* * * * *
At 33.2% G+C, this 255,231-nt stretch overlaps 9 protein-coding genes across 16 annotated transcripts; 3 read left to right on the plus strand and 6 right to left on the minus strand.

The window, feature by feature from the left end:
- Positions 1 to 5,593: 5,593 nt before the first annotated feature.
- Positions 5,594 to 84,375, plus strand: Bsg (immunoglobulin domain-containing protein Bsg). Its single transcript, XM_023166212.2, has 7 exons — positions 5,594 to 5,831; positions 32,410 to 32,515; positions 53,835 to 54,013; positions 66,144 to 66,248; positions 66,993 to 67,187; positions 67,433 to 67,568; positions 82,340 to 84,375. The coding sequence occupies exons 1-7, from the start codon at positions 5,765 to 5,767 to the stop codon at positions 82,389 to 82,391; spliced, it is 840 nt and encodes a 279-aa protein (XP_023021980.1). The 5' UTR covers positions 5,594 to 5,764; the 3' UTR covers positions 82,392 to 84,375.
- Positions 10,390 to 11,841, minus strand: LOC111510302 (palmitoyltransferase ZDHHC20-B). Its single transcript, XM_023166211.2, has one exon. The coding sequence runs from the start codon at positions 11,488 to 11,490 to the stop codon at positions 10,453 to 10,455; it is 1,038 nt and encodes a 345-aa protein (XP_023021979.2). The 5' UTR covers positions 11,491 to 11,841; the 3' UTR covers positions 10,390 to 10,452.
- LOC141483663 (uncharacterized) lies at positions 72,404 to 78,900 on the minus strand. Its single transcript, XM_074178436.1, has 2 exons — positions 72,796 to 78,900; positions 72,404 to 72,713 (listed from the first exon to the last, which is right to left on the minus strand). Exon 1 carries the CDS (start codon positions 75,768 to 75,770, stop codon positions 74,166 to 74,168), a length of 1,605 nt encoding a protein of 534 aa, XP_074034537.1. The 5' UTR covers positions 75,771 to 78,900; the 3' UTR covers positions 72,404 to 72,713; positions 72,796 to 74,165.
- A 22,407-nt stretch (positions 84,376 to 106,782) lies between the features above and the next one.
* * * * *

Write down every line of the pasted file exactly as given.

At 33.2% G+C, this 255,231-nt stretch overlaps 9 protein-coding genes across 16 annotated transcripts; 3 read left to right on the plus strand and 6 right to left on the minus strand.

The window, feature by feature from the left end:
- Positions 1 to 5,593: 5,593 nt before the first annotated feature.
- Positions 5,594 to 84,375, plus strand: Bsg (immunoglobulin domain-containing protein Bsg). Its single transcript, XM_023166212.2, has 7 exons — positions 5,594 to 5,831; positions 32,410 to 32,515; positions 53,835 to 54,013; positions 66,144 to 66,248; positions 66,993 to 67,187; positions 67,433 to 67,568; positions 82,340 to 84,375. The coding sequence occupies exons 1-7, from the start codon at positions 5,765 to 5,767 to the stop codon at positions 82,389 to 82,391; spliced, it is 840 nt and encodes a 279-aa protein (XP_023021980.1). The 5' UTR covers positions 5,594 to 5,764; the 3' UTR covers positions 82,392 to 84,375.
- Positions 10,390 to 11,841, minus strand: LOC111510302 (palmitoyltransferase ZDHHC20-B). Its single transcript, XM_023166211.2, has one exon. The coding sequence runs from the start codon at positions 11,488 to 11,490 to the stop codon at positions 10,453 to 10,455; it is 1,038 nt and encodes a 345-aa protein (XP_023021979.2). The 5' UTR covers positions 11,491 to 11,841; the 3' UTR covers positions 10,390 to 10,452.
- LOC141483663 (uncharacterized) lies at positions 72,404 to 78,900 on the minus strand. Its single transcript, XM_074178436.1, has 2 exons — positions 72,796 to 78,900; positions 72,404 to 72,713 (listed from the first exon to the last, which is right to left on the minus strand). Exon 1 carries the CDS (start codon positions 75,768 to 75,770, stop codon positions 74,166 to 74,168), a length of 1,605 nt encoding a protein of 534 aa, XP_074034537.1. The 5' UTR covers positions 75,771 to 78,900; the 3' UTR covers positions 72,404 to 72,713; positions 72,796 to 74,165.
- A 22,407-nt stretch (positions 84,376 to 106,782) lies between the features above and the next one.